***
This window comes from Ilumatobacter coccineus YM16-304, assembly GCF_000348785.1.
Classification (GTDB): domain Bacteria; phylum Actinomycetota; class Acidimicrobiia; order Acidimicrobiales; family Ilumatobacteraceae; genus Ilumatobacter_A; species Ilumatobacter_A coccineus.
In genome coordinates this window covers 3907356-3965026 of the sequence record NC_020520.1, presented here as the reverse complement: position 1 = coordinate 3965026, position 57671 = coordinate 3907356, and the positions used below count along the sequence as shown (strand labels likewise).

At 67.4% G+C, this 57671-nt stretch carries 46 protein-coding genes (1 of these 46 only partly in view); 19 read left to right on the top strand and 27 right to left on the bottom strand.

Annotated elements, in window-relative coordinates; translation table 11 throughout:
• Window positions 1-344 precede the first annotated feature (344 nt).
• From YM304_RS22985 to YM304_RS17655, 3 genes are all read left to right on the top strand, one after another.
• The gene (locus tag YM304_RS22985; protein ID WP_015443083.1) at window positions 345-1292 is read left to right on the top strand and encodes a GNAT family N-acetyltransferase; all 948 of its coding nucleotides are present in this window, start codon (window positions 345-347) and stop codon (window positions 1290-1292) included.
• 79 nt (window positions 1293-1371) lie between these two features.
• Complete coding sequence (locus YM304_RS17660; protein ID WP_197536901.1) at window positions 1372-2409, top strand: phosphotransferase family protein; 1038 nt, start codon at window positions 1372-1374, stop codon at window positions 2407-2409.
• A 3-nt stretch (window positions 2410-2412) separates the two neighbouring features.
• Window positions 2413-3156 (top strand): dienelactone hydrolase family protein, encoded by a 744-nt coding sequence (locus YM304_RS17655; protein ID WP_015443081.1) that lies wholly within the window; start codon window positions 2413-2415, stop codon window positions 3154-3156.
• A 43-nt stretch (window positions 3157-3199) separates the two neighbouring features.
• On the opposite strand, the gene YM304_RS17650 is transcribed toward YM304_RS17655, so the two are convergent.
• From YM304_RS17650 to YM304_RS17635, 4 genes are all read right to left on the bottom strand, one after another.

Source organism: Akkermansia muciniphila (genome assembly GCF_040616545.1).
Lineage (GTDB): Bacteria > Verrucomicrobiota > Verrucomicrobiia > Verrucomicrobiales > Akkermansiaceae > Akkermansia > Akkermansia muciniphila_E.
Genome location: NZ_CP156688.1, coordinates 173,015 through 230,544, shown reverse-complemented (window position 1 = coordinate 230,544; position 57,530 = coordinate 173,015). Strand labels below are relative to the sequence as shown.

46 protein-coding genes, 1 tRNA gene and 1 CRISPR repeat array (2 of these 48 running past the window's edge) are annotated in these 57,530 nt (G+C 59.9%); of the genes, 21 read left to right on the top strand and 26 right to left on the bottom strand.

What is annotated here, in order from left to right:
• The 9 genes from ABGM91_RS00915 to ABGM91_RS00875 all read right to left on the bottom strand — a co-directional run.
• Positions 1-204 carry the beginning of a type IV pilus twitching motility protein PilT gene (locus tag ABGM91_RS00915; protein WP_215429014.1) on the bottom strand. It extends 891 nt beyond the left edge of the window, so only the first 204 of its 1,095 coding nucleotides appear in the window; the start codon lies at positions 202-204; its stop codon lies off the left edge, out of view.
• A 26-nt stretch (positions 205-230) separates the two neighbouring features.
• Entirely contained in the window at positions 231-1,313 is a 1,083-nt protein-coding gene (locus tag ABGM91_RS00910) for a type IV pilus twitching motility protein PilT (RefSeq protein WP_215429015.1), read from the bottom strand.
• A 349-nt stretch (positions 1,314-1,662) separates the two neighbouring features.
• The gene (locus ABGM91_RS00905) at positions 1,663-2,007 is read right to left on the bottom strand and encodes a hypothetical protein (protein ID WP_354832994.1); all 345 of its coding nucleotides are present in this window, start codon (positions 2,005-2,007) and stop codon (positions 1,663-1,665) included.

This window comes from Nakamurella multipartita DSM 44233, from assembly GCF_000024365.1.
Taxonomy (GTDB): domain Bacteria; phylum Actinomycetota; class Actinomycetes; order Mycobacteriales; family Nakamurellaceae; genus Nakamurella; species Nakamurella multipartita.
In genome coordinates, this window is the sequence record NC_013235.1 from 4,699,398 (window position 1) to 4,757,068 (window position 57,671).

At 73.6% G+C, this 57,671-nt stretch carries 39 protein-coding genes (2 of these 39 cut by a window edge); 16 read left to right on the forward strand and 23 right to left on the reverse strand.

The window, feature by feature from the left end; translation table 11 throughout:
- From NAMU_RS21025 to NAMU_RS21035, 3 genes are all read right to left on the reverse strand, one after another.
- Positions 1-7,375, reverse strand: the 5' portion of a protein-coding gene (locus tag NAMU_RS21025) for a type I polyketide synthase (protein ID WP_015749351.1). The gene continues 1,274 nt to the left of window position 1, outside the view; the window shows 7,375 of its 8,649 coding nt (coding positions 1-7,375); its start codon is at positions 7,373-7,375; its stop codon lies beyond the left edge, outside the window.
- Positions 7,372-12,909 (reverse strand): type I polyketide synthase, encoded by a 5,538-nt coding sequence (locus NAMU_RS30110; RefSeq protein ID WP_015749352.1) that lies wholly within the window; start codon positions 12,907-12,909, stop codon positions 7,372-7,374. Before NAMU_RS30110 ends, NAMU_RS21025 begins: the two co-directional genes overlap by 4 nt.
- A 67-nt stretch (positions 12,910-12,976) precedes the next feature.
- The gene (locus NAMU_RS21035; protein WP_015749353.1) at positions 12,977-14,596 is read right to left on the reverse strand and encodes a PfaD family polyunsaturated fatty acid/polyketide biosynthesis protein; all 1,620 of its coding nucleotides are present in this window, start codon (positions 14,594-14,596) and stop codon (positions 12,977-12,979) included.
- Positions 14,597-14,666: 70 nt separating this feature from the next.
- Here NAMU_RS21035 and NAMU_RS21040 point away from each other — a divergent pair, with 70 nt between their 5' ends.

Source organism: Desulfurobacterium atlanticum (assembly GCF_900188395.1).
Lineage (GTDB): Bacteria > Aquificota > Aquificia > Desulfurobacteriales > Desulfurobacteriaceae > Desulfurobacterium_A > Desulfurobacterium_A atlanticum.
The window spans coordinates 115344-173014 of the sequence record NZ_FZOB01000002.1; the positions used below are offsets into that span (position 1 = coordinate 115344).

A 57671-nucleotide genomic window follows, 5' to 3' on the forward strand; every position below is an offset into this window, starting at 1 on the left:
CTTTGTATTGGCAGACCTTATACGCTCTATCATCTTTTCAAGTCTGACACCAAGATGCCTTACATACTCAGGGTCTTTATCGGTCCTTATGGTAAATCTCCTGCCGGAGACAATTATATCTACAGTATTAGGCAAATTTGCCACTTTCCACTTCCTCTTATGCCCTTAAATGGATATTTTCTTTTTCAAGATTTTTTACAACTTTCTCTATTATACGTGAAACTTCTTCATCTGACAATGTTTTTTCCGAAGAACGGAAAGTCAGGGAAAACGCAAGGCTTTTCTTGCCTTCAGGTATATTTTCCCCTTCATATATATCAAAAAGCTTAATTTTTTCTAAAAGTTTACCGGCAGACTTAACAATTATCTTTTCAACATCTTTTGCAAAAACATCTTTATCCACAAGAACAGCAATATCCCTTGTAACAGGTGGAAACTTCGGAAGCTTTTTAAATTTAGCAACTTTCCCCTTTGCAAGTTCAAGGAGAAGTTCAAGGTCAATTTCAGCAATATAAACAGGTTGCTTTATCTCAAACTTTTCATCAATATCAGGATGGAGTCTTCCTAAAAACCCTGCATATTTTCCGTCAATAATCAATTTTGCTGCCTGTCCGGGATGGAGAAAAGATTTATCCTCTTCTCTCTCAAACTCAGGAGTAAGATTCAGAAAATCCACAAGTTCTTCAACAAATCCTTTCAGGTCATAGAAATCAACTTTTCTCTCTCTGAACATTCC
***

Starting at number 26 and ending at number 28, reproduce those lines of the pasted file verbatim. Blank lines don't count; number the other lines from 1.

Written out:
• The gene (locus ABGM91_RS00905) at positions 1,663-2,007 is read right to left on the bottom strand and encodes a hypothetical protein (protein ID WP_354832994.1); all 345 of its coding nucleotides are present in this window, start codon (positions 2,005-2,007) and stop codon (positions 1,663-1,665) included.

This window comes from Nakamurella multipartita DSM 44233, from assembly GCF_000024365.1.
Taxonomy (GTDB): domain Bacteria; phylum Actinomycetota; class Actinomycetes; order Mycobacteriales; family Nakamurellaceae; genus Nakamurella; species Nakamurella multipartita.